The studio guitarist’s guide to happiness and personal fulfilment, as related by session ace Mitch Dalton. This month: All the strings you are.
Aman goes into a shop to buy a packet of salt. Every shelf from floor to ceiling is crammed with nothing but Sodium Chloride of all types and in every conceivable size. In fact, there appears to be nothing else available from this particular emporium. He completes his purchase but feels compelled to ask the owner about his remarkable one-product range and whether he sells huge quantities of salt.
“Me? Not really. I can sell two, maybe three packets per week. In a good month, a dozen packs, tops. But the guy that sells me salt - boy, can he sell salt…”
Due to the debatable career choice made in my yoof after careful indecision (and currently residing in my bulging “It-seemedlike-a-good-idea-at-the-time” file), I appear to have acquired a wallet busting number of spare strings for my Sotheby’s sized collection of fretted instruments. A perfectly reasonable and entirely necessary requirement for a geezer who has picked, hammered and bent his way through life, as it were. Nevertheless, there is often a tipping point in most areas of employment where preparedness morphs into paranoia, normal turns into neurotic and well… Fender turns to Flat Wound.
These musings occurred recently when I mounted a massive search and rescue operation in pursuit of an esoteric light gauge replacement bouzouki third string (La Bella, since you don’t ask).
Where to start the mission? I repaired first to my purpose-built guitar store, designed and constructed to my own obsessively high compulsive standards, complete with independent temperature and humidity control, bi-level shelving and wardrobes (don’t ask). And in so doing, I was forced to take stock in both practical and psychiatric terms.
The simple conclusion is that I’m clearly not at all well.
My first port of call was as much to do with memorabilia as it was to Martin, Markely or Monopole. A cosy nook gave up its contents readily. A plethora of old style CD storage boxes lay neatly stacked, colour coded and meticulously ordered. And no. I am not prepared to admit to an exact number. Let’s just say that we’re not talking double figures - just. In passing, I must tell you that these shoeboxbut-much-narrower items are nigh on perfect in size for the busy personality disordered plectrist to locate his meticulously classified collection. I lifted the first lid and marvelled at my own madness. The attention to detail was enough to have me sectioned on the spot.
Strings stored by brand, gauge and instrument. Strings with long defunct or rarely seen labels - Black Diamond, Guild, D’Aquisto, GHS White Bronze, some getting on for 40 years old. I recalled my visit in 1976 to the shop in Eastbourne where I purchased the selection of single Gibson electric strings of random gauges that greeted me, each still individually wrapped and sealed with no regard for future environmental consequences. Back then recycling was something you might perform during The Tour De France, for all I knew. Happy days.
I moved on to what Accessory Archivists may well one day call The Postmodern Collection. Should you decide to attend the exhibition, do allow a full day to get the most from your visit. There are three aluminium camera cases of increasing size, compartmentalised with flexible dividers. And the full-length shelf in the Music Room given up to contemporary sets and the ever evolving current “String changing in progress” stash. Something for the entire fretting family, I would claim, with uncharacteristic modesty.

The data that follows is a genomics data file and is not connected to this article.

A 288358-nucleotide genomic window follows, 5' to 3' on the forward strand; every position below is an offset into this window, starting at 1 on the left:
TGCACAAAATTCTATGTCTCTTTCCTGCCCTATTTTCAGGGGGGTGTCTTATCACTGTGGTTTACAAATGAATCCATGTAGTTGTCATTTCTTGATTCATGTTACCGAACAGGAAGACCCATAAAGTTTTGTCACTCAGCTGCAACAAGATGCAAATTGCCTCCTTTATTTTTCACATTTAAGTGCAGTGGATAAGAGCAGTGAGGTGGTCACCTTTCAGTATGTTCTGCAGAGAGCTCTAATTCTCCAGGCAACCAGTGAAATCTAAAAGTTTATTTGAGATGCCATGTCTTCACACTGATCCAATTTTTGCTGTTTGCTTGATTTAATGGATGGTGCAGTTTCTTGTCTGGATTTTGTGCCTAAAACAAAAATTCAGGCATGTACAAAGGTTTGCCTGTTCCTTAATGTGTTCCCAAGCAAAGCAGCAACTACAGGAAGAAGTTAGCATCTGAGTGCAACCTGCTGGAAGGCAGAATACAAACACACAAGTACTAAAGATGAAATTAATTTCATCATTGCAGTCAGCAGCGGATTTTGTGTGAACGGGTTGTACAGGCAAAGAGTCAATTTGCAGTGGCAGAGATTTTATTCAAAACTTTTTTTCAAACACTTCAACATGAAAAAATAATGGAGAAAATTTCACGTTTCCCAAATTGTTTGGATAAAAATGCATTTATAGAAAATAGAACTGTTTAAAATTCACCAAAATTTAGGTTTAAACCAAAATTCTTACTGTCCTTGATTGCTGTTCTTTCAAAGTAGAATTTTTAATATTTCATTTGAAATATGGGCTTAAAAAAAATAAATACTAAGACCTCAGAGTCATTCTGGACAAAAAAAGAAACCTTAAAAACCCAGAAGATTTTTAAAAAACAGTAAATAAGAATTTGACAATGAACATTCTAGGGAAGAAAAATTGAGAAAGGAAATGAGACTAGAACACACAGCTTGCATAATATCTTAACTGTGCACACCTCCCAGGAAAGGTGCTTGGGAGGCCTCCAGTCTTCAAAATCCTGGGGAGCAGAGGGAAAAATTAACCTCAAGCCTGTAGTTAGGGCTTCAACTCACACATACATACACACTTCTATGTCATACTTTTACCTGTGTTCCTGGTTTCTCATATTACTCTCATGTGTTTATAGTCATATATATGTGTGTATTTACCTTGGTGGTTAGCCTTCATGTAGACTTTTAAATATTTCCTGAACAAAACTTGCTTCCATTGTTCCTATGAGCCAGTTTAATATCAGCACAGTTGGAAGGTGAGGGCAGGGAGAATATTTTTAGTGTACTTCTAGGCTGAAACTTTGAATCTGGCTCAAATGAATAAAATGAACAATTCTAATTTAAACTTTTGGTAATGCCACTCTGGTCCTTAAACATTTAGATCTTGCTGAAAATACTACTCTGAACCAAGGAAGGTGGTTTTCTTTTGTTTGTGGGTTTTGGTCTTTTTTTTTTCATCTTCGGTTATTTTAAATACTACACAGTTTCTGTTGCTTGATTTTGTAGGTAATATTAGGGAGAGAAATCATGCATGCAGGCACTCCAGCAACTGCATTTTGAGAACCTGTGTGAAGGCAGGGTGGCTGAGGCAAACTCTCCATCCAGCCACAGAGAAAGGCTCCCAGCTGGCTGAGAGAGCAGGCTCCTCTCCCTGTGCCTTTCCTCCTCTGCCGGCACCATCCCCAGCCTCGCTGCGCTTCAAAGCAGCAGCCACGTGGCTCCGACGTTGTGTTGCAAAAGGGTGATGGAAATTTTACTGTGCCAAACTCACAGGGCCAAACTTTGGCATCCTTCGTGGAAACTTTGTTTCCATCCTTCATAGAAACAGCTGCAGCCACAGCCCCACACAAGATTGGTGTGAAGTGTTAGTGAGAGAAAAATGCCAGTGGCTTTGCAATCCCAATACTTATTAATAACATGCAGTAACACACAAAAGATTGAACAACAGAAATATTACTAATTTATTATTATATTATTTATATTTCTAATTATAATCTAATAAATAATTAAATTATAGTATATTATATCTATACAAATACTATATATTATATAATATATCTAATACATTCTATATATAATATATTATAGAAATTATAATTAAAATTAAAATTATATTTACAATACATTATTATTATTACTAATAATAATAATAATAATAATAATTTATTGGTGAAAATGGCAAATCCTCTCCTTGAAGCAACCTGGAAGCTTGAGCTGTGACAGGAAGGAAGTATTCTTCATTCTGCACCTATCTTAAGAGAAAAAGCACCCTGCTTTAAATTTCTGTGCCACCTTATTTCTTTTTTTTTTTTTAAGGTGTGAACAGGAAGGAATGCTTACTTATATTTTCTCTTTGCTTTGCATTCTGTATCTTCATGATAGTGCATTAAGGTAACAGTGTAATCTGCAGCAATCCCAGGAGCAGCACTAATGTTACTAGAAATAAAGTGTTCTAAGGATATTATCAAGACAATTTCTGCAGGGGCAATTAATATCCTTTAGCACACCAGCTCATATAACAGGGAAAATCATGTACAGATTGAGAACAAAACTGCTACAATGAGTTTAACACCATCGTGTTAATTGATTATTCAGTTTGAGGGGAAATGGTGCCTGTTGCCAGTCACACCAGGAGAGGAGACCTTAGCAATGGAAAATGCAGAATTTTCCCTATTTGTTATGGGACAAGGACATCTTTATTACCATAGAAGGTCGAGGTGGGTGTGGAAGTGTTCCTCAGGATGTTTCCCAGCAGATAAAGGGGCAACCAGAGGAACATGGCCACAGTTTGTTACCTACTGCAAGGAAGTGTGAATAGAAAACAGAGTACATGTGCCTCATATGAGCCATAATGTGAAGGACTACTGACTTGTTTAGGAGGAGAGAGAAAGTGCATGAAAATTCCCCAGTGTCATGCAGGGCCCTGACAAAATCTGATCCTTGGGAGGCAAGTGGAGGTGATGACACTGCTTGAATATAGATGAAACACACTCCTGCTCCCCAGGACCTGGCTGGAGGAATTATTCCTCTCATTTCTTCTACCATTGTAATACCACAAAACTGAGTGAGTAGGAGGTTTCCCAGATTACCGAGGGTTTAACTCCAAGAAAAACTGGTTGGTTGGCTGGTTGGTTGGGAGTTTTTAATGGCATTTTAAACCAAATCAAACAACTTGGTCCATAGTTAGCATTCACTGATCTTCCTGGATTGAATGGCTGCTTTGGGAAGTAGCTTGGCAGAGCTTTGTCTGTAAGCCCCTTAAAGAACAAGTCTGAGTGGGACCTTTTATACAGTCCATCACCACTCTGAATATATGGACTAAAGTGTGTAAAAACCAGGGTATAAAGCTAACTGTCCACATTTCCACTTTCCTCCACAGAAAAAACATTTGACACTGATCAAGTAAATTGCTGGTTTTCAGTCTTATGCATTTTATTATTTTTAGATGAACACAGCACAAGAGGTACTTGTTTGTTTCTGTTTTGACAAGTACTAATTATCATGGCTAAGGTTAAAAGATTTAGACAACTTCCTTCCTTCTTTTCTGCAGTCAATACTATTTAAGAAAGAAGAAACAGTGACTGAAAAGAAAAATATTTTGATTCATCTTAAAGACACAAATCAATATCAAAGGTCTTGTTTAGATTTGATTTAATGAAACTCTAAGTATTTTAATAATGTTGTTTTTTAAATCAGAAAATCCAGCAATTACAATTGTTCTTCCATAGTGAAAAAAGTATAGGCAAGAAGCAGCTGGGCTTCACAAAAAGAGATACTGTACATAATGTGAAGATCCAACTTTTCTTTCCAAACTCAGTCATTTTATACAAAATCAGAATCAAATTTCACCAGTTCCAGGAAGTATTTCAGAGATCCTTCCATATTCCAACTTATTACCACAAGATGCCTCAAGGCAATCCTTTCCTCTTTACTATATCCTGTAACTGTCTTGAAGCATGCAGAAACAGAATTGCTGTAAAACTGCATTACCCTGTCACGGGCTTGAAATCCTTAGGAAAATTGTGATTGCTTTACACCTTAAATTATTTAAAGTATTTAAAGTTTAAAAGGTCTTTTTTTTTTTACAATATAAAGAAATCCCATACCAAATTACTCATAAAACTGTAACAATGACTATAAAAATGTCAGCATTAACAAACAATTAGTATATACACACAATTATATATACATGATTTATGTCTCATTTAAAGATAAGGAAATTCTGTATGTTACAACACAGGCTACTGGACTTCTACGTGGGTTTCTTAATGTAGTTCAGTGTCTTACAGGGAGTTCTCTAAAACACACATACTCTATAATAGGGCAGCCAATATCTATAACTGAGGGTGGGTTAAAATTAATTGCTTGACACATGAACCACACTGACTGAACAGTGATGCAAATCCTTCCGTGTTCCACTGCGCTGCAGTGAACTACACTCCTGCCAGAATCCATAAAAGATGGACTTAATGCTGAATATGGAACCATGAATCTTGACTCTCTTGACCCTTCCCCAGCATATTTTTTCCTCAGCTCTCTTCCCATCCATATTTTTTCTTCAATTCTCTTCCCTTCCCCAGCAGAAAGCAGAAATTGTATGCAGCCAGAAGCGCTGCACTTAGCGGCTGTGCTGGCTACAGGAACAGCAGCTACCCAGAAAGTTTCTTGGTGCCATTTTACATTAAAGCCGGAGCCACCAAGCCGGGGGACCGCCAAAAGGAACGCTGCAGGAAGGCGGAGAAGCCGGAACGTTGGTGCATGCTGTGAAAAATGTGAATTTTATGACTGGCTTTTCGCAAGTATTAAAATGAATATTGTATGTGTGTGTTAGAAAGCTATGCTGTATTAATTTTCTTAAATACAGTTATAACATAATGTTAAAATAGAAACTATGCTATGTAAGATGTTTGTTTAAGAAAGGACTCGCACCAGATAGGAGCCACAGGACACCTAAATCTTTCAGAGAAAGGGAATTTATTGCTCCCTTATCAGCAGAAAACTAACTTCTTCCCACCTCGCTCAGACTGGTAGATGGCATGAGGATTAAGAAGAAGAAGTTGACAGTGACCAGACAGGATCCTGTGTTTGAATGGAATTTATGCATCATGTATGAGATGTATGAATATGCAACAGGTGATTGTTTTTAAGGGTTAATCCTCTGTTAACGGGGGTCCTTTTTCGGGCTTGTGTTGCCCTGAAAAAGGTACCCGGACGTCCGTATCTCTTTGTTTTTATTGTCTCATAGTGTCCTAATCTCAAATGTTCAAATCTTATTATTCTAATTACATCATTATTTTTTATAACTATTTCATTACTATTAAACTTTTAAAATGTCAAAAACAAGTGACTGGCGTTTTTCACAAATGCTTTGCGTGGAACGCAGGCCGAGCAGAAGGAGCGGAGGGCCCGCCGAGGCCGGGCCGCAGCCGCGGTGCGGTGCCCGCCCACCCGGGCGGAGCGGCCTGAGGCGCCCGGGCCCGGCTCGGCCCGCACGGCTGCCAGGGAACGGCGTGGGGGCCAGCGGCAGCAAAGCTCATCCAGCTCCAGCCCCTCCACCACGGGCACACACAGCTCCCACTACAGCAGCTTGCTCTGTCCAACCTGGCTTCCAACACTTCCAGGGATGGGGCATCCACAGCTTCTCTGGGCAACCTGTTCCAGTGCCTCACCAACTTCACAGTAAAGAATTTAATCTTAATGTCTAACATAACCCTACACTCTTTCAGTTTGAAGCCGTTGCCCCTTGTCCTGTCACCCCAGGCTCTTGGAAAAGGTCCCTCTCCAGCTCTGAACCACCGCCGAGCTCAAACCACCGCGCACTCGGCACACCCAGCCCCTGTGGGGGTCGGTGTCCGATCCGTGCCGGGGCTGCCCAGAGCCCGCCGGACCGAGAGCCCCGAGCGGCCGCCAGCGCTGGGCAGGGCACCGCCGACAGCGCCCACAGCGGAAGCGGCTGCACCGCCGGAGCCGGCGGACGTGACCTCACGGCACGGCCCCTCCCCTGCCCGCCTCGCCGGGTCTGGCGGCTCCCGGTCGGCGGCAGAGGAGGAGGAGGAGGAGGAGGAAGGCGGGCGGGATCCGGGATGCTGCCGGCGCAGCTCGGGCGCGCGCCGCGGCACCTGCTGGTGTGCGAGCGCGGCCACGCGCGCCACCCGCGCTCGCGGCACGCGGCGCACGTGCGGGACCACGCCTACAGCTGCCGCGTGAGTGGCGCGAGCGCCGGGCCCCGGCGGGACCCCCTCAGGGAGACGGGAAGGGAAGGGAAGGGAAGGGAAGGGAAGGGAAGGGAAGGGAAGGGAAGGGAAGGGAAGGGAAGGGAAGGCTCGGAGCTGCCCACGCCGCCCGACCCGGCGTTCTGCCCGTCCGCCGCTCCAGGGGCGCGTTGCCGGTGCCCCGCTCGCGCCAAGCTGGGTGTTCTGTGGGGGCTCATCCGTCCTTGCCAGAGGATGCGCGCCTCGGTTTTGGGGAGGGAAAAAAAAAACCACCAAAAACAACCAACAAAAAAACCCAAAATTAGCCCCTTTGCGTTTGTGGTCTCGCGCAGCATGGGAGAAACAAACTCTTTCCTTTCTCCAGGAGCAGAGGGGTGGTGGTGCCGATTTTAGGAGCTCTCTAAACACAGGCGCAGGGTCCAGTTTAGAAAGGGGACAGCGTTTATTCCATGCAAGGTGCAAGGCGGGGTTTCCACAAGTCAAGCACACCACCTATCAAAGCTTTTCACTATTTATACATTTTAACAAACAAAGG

It was once so simple, was it not? Electric guitar? Just whack on a set of Light Gauge 10-46s for your Strat. Want to rock out and bend the bejesus out of your Les Paul? No problemo. On with the Super Light 9-42s. Acoustic? Hmm. Do we go ‘Light’ (that’s 12-53 in acoustispeak) or maybe ‘Extra Light’ (11-49) for fingerpicking stylings? But what about the long-life polymer coated examples by brands such as D’Addario and Elixir? There is no escaping it. Best to buy all types and stockpile ‘em to avoid sleepless nights. And with that, the seeds of insanity are sown. How about upping string gauges on the electrics to inject a tad more metal to the pedal? In which case Medium gauge (11-49) could be the answer to an Iron Maiden’s prayer. But wait! One can now purchase the fretting equivalent of shoe half sizes - Super Light Plus (9.5-42) and Regular Light Plus (10.5-48). So let’s add that to the online overkill. And while we’re about it, wouldn’t the PRS Custom sound killing with Hybrid Super Tops and Regular Bottoms (9-46)? And surely it can’t hurt to fit the Gretsch with Hybrid Medium Tops and Heavy Bottoms (11-52)? Nylon Classical - Normal or Hard Tension? Augustine or Savarez? The Jazz guitars - Jazz Light with a wound third (12-52). But fitting one axe with Flat Wounds is a handy option too, right? And now on to the specialist instruments - Banjo. Light for Bluegrass, Medium for trad. Ukulele. (Picato?) Mandolin. And, er... Bouzouki, which is where we started, I do recall.
I’m bonkers. There, I admit it. But it was circumstances made me this way.
So, you can now add ‘paranoid’ to the diagnosis.
See you next month, assuming they haven’t come for me.
I lifted the lid and marvelled at my own madness. the attention to detail was enough to have me sectioned
For more on Mitch and his musical exploits with the Studio Kings, go to: www.mitchdalton.co.uk
And you always wondered why Mitch’s grin looks a bit... well... mad!